When the Pie Shrinks
For decades, Denmark’s Social Democrats have preached compromises between capital and labor to share out the proceeds of growth. What they can't explain is how come today workers are getting less and less.
- Interview by
- Lukas Slothuus
The June 5 general election in Denmark saw a victory for Mette Frederiksen’s Social Democrats, the collapse of the right-populist Danish People’s Party, and a general shift to the left. Yet even amid this positive picture, a fierce debate has ensued about the degree to which the Social Democrats have pandered to the far-right’s agenda, and who is really defending the labor movement’s values.
One of the two main forces to the left of Frederiksen’s party is the Red-Green Alliance (Enhedslisten), which took 7 percent support in the election, electing 13 of 179 MPs in the Folketing. It was established in 1989 by the Danish Communist Party, the Left Socialists, and the Socialist Workers’ Party, and over the past two decades, it has grown from an insignificant fringe party to a consolidated force in Danish politics.
Pelle Dragsted, widely considered to be one of the party’s key theoreticians and leaders, stepped down at this election after his own two terms as an MP. Lukas Slothuus spoke to him about the election results, the formation of a new left bloc, and the undermining of the traditional base of Danish social democracy.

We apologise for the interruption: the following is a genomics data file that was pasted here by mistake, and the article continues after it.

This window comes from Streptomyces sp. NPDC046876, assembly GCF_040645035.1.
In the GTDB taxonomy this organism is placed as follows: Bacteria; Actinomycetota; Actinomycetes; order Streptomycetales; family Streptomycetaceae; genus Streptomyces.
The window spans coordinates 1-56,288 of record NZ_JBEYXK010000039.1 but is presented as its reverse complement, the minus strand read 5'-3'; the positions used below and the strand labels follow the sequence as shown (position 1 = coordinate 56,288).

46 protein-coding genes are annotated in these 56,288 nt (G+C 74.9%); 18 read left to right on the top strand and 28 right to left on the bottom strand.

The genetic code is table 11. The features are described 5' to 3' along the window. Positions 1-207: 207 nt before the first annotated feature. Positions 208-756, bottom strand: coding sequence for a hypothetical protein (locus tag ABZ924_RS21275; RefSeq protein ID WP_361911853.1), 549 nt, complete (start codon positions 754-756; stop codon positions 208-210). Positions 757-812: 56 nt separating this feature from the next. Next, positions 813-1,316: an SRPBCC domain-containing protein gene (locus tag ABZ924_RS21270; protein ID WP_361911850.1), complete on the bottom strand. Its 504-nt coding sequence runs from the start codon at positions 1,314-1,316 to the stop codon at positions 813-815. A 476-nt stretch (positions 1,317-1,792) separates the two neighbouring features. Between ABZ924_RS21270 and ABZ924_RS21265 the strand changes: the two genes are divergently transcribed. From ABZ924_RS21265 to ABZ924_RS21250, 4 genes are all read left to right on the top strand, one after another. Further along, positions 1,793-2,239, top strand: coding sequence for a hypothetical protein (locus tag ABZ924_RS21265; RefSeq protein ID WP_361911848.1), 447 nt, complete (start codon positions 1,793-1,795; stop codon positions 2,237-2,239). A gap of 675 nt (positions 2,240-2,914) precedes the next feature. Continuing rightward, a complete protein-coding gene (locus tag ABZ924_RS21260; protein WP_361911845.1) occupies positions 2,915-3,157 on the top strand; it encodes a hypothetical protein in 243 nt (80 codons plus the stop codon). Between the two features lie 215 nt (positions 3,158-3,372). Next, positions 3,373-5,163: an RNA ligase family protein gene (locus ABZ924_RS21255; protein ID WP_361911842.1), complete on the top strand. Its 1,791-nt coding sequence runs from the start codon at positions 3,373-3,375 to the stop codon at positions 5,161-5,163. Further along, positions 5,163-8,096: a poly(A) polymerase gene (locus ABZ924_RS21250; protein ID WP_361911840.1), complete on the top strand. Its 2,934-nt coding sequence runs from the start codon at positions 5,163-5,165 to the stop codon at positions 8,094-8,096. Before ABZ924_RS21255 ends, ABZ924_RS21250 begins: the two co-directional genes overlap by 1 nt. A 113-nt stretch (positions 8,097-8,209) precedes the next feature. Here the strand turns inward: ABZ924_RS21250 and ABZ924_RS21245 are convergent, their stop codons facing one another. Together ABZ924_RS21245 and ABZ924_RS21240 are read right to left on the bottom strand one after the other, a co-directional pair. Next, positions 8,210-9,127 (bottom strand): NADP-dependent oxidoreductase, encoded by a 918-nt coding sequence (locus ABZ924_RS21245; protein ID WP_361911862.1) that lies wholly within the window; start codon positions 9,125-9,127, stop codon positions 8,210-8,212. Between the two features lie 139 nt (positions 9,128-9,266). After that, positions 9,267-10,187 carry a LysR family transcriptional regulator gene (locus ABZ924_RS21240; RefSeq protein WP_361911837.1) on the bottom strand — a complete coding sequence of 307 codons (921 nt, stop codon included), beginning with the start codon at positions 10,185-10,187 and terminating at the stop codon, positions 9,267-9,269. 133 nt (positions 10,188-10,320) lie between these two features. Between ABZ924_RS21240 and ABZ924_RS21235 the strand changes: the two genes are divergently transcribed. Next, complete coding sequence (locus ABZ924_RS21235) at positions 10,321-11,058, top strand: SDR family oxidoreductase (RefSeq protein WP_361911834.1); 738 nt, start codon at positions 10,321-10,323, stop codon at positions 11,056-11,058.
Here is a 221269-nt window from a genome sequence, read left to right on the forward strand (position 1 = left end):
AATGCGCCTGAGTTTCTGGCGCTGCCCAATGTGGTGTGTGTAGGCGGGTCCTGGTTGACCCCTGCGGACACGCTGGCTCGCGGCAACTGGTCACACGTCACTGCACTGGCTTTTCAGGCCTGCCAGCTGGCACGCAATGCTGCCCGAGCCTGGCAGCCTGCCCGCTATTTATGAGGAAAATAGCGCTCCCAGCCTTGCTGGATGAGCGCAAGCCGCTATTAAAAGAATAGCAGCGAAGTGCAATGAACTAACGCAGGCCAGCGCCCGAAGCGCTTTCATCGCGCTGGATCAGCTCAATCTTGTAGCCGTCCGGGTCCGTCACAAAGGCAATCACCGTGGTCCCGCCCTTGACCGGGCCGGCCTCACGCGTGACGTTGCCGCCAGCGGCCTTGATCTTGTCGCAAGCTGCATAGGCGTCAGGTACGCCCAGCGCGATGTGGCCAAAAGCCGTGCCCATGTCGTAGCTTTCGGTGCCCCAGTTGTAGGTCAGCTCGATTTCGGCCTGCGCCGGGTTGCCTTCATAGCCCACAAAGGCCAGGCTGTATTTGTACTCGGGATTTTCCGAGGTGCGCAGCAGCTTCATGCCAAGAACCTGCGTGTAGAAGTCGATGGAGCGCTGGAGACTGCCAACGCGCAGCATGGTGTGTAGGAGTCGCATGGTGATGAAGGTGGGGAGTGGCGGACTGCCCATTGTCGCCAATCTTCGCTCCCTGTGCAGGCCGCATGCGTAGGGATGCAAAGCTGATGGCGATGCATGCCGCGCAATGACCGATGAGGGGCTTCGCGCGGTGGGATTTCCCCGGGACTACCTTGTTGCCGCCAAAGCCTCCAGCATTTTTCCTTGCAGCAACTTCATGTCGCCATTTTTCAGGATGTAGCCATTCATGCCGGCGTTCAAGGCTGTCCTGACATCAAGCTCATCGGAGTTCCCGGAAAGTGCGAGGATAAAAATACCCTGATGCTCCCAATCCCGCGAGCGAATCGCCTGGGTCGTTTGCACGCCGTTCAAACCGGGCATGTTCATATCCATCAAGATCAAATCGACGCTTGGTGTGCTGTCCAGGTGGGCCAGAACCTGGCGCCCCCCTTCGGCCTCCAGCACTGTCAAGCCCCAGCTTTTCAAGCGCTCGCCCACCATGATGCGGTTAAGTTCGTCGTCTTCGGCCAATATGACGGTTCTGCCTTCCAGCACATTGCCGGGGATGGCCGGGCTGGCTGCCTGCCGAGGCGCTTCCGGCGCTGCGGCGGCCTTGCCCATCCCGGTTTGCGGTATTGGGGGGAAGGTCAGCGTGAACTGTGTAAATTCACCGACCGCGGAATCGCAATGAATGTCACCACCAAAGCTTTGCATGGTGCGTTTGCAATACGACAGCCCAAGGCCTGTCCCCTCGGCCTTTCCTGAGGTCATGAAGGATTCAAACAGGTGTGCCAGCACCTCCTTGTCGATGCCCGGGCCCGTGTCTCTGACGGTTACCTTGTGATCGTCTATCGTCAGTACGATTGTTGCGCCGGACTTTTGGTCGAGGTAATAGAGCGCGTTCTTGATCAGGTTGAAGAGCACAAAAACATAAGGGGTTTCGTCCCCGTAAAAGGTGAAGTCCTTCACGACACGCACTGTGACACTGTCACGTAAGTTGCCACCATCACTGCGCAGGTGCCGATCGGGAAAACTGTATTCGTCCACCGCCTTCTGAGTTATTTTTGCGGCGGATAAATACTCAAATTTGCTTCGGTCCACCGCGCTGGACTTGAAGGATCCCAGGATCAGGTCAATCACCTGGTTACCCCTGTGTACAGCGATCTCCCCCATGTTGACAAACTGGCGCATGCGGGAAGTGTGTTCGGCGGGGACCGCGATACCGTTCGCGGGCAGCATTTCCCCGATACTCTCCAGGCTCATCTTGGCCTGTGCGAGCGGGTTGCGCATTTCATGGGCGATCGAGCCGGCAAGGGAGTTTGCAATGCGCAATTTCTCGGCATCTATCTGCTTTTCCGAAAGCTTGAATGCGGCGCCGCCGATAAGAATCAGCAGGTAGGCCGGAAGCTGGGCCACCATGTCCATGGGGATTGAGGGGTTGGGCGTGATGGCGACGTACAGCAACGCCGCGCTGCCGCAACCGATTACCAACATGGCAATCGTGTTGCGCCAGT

What’s the takeaway lesson from the election in Denmark?
The great story of this election is the total meltdown on the Right — a massive shift. The Danish People’s Party lost more than half its support and even the two new more extreme right-wing parties Hard Line (Stram Kurs) and New Right (Nye Borgerlige) made up hardly any of the difference. The hard right has been completely dominant in Danish politics for almost twenty years — in a sense, this is the end of an era.
It will take a long time to rebuild the Right, which has been totally atomized. Its parties are now sharpening their knives — both internally and in their relation to each other. The libertarians (the Liberal Alliance) were completely obliterated, to the extent that their founder and leader was booted out of parliament, while New Right will struggle massively, since its ultimate demands are simply unattainable without Denmark leaving the European Union. It is difficult to see a right-wing government again.